Sep 27, 2004|
What’s a ‘stop loss’?
When one first starts investing in equities, we come across various terms that are part of the market jargon. Sometimes we are hesitant to ask the meaning of these terms. ‘Stop loss’ is one of such terms.
While brokers, traders and analysts commonly use it, this article will try to throw some light on what is this concept and why is it being used.
All of us invest in stocks with the expectation of a gain. We look at companies, their financials, hear the management speak, look at sector potential and arrive at our investment decision. While most of us have a target price in our mind, there is almost no thought given to the fact that the decision to invest may be wrong and one may start losing money on the stock.
So, what happens when a stock actually starts to head downwards, contrary to the expectations of a gain? Here, there are two common approaches that an investor may take. One, he/she may exit immediately and book a loss. The second approach is that he/she may hesitate to book a loss and decide to hold on to the stock till the time they break even.
Both approaches by themselves are not entirely correct. When one does start losing money on the stock, they must revisit the basic assumptions they had made while investing in the stock. What has changed in the macro environment for the company? See if the assumptions still hold good. If not much has changed in your assumptions and you are sure that your research still holds good, then may be it’s a good time to buy more and lower your average acquisition cost.
However, while taking any decision, the time factor too is very important. Suppose, you had invested the amount with a one-year view and after that you had planned to utilise this amount for some other personal use. In that case, even when you find your assumptions to be true, you have to analyse whether your stock will start making money before the year is over.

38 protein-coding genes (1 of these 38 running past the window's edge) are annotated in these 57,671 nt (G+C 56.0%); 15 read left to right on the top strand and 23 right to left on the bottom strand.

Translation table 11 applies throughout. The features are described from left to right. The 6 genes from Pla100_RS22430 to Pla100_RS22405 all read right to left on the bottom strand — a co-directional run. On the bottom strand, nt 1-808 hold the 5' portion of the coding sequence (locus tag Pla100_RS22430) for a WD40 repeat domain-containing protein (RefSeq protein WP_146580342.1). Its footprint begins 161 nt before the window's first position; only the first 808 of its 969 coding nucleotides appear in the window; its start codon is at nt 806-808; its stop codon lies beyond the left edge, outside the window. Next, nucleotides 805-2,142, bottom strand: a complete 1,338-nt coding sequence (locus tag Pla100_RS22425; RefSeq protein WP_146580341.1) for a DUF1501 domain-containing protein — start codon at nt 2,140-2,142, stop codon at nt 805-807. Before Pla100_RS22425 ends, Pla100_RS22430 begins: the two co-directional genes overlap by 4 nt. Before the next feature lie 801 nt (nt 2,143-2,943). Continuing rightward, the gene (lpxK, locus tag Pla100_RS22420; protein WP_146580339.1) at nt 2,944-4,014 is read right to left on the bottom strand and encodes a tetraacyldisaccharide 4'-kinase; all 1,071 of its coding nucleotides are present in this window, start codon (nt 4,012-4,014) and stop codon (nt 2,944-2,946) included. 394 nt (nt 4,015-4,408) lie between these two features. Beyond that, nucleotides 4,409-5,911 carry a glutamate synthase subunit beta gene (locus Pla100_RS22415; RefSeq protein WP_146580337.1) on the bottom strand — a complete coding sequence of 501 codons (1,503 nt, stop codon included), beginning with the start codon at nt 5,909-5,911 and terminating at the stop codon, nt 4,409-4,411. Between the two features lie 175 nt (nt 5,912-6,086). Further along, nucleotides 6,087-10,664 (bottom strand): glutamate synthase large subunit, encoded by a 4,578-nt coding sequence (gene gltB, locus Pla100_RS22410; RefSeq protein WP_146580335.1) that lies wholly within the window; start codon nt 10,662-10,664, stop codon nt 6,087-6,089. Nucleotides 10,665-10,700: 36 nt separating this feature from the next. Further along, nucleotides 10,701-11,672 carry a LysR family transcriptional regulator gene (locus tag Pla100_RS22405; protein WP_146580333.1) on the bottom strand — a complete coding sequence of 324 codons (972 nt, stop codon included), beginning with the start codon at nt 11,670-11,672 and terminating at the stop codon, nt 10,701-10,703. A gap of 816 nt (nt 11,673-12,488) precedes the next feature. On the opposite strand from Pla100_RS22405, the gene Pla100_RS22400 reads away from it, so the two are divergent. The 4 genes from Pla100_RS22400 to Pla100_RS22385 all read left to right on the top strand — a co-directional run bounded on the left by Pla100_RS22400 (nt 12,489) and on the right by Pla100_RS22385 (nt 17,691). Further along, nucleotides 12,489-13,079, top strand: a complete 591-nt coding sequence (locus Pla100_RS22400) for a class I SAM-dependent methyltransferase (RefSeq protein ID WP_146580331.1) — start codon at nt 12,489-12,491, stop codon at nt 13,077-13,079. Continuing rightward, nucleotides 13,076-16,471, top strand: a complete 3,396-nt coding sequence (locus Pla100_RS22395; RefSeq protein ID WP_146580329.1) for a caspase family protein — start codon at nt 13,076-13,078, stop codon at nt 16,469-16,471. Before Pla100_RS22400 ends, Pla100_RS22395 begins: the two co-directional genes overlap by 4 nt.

A ‘stop loss’ approach comes in handy in such times. Stop loss is basically an approach where you, the investor, arrive at the percentage you are willing to lose on your investments based on your risk appetite. While all of us invest in equities with the expectation of an ‘upside’, it is prudent to look at the ‘downside’ you are willing to risk. Stocks, after all, are inherently risky instruments.
Say you identify stock X that is trading at Rs 100. Your research tells you that this stock has the potential to touch Rs 150 in about 2 years. At the same time, it is prudent to analyse what percentage of your investment are you willing to risk. Suppose, you realise that losing 50% of your investment is not what you have in mind, then it is appropriate for you to set a ‘stop loss’ limit. For example, based on your personal considerations, you do not wish to lose beyond 20% of your capital invested. In such a case, your ‘stop loss’ should be Rs 80. If the stock touches Rs 80, you exit based on your risk appetite. If you have decided to use the ‘stop loss’ approach, use it with a strict discipline and adhere to it.
In our view, the idea is not to get married to the stock. At the same time, one should not run scared and exit, when your investment starts losing money. To avoid taking a wrong decision, it is better to do your homework and thoroughly list down your assumptions. This will enable quick decision making (whether to book a loss or to buy more at lower price) when your investment is showing a loss.
We leave you with parting words by Mr. Warren Buffett: “Unless you can watch your stock holding decline by 50% without becoming panic-stricken, you should not be in the stock market”.
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